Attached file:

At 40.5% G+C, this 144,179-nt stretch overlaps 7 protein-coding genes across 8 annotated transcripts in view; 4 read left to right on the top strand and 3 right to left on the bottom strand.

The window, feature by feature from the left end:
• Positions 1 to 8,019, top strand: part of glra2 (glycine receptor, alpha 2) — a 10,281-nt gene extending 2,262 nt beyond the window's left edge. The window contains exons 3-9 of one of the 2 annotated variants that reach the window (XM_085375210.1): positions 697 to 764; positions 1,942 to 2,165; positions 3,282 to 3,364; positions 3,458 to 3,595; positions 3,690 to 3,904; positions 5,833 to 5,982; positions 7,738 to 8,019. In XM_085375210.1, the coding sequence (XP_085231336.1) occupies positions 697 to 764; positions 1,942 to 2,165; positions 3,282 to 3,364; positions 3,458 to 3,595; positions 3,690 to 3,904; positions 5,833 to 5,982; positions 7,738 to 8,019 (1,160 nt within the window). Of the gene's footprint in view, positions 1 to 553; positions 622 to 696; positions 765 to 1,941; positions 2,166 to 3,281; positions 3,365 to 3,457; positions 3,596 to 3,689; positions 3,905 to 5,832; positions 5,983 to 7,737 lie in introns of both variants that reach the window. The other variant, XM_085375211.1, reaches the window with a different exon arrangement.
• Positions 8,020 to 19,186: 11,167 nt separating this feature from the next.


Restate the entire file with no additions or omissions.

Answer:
At 40.5% G+C, this 144,179-nt stretch overlaps 7 protein-coding genes across 8 annotated transcripts in view; 4 read left to right on the top strand and 3 right to left on the bottom strand.

The window, feature by feature from the left end:
• Positions 1 to 8,019, top strand: part of glra2 (glycine receptor, alpha 2) — a 10,281-nt gene extending 2,262 nt beyond the window's left edge. The window contains exons 3-9 of one of the 2 annotated variants that reach the window (XM_085375210.1): positions 697 to 764; positions 1,942 to 2,165; positions 3,282 to 3,364; positions 3,458 to 3,595; positions 3,690 to 3,904; positions 5,833 to 5,982; positions 7,738 to 8,019. In XM_085375210.1, the coding sequence (XP_085231336.1) occupies positions 697 to 764; positions 1,942 to 2,165; positions 3,282 to 3,364; positions 3,458 to 3,595; positions 3,690 to 3,904; positions 5,833 to 5,982; positions 7,738 to 8,019 (1,160 nt within the window). Of the gene's footprint in view, positions 1 to 553; positions 622 to 696; positions 765 to 1,941; positions 2,166 to 3,281; positions 3,365 to 3,457; positions 3,596 to 3,689; positions 3,905 to 5,832; positions 5,983 to 7,737 lie in introns of both variants that reach the window. The other variant, XM_085375211.1, reaches the window with a different exon arrangement.
• Positions 8,020 to 19,186: 11,167 nt separating this feature from the next.